The province of British Columbia has established a new regulation forbidding the transport of oil or diluted bitumen on pipelines constructed specifically for liquefied natural gas (LNG) facilities.

The new regulation, which will be applied under the Oil and Gas Activities Act, prohibits the BC Oil and Gas Commission from allowing any conversion of a natural gas pipeline delivering an LNG facility.

British Columbia Minister of Natural Gas Development Rich Coleman said: "The establishment of B.C.’s LNG industry is an unprecedented opportunity to create economic growth. This growth will be developed responsibly and this regulation will ensure pipelines will support our long-term potential in natural gas production and export."

Currently, British Columbia has 18 LNG proposals for export operations and is operating over 40,000km of provincially regulated pipelines.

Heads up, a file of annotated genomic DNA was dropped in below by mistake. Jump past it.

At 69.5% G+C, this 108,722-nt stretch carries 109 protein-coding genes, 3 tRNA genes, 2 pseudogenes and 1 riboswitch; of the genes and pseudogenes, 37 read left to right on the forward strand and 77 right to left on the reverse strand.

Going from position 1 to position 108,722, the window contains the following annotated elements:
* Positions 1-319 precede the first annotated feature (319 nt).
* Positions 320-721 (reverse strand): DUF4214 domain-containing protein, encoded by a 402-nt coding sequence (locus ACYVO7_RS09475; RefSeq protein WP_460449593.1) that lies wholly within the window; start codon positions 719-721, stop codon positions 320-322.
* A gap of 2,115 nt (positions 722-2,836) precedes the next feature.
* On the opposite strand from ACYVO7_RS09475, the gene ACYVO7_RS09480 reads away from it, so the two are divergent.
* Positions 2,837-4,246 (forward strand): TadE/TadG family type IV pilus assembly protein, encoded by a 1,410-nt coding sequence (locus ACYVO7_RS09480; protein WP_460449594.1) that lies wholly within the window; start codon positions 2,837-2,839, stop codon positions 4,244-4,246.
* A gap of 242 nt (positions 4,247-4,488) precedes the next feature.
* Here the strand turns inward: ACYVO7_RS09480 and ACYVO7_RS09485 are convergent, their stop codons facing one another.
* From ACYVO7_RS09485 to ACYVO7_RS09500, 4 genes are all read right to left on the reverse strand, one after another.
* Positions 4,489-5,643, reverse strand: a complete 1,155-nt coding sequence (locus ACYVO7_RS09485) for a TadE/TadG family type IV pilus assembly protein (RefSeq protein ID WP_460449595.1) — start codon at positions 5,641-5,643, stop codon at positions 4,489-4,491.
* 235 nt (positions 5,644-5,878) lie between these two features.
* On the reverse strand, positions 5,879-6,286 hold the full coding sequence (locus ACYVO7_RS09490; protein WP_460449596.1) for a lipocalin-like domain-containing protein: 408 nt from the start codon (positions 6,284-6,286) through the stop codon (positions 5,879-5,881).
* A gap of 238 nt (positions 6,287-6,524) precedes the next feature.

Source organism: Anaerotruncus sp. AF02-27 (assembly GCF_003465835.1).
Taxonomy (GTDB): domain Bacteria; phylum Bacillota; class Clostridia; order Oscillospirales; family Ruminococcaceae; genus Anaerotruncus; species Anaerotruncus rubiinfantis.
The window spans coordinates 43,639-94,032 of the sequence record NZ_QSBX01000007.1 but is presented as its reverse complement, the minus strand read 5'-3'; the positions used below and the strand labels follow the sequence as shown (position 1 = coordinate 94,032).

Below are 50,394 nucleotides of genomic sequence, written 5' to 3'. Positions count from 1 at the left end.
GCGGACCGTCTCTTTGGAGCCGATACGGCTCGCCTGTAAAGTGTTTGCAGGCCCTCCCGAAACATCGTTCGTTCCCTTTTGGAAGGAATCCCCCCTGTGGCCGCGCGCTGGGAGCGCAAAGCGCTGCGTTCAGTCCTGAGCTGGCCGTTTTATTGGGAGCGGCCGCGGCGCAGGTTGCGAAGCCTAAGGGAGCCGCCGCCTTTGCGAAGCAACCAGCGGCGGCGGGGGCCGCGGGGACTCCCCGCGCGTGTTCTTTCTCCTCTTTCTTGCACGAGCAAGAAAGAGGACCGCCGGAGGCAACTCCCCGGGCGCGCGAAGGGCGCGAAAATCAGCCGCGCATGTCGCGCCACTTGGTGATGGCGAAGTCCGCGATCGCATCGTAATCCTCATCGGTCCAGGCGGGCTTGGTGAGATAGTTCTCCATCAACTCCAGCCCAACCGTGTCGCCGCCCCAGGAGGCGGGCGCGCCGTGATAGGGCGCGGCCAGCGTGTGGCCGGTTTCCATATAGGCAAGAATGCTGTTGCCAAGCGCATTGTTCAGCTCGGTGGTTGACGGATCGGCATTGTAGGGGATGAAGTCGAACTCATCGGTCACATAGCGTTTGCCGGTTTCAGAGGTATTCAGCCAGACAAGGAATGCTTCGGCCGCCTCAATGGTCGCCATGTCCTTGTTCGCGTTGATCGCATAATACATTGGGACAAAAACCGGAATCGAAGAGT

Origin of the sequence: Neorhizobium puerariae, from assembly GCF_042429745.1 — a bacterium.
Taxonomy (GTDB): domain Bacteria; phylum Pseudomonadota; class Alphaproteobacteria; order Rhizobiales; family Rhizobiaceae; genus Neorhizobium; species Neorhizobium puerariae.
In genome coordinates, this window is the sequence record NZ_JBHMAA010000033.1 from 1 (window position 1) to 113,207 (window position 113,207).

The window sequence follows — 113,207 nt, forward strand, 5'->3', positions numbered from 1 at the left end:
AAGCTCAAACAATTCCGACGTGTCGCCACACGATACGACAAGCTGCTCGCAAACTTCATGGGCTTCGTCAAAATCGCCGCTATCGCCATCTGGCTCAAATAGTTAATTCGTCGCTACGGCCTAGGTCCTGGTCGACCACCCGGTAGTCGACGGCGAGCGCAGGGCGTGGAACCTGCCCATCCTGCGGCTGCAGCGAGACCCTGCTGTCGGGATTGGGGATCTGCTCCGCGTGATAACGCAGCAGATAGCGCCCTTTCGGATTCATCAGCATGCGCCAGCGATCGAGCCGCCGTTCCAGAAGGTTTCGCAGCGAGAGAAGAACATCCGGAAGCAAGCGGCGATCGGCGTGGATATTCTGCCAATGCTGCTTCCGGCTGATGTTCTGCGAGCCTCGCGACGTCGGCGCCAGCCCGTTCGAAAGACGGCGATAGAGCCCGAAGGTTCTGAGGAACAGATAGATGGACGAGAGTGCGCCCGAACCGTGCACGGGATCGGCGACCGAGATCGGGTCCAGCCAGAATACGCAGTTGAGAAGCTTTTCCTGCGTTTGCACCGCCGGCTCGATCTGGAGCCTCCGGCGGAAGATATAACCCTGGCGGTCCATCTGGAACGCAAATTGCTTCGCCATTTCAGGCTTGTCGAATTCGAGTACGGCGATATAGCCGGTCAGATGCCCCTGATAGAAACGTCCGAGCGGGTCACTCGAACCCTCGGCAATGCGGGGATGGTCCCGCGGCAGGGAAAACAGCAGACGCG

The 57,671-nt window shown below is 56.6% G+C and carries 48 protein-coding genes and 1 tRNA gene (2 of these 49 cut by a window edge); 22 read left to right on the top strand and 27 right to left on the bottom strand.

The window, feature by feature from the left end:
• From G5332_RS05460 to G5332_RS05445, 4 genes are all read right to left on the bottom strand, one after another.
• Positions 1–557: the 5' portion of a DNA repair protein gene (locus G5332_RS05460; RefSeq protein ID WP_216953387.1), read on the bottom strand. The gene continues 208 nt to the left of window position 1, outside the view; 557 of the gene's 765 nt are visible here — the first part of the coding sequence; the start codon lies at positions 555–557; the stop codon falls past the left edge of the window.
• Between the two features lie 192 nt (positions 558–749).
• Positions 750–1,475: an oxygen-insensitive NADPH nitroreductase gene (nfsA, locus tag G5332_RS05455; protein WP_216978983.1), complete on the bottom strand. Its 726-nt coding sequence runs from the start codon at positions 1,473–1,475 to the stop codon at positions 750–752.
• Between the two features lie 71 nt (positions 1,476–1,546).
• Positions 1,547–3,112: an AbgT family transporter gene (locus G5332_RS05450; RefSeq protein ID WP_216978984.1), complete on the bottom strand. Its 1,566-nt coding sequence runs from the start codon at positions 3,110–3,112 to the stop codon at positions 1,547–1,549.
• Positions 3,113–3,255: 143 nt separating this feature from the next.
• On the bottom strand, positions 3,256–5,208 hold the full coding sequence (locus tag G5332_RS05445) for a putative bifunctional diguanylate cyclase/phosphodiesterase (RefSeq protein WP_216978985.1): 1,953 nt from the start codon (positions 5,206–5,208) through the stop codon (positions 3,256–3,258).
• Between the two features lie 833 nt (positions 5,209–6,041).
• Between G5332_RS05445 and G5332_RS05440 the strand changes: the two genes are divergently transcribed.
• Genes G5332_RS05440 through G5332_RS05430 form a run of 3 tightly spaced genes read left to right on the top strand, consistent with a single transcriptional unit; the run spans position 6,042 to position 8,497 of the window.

British Columbia Minister of Aboriginal Relations John Rustad said: "Many First Nations want to work with the Province and proponents on major natural gas pipeline developments, but some have strong and differing views about oil or diluted bitumen pipelines.

"A regulation prohibiting the automatic conversion of natural gas pipelines for these purposes goes a long way to address the concerns we have heard."

The potential supply is expected to support domestic and international project operations for more than 150 years.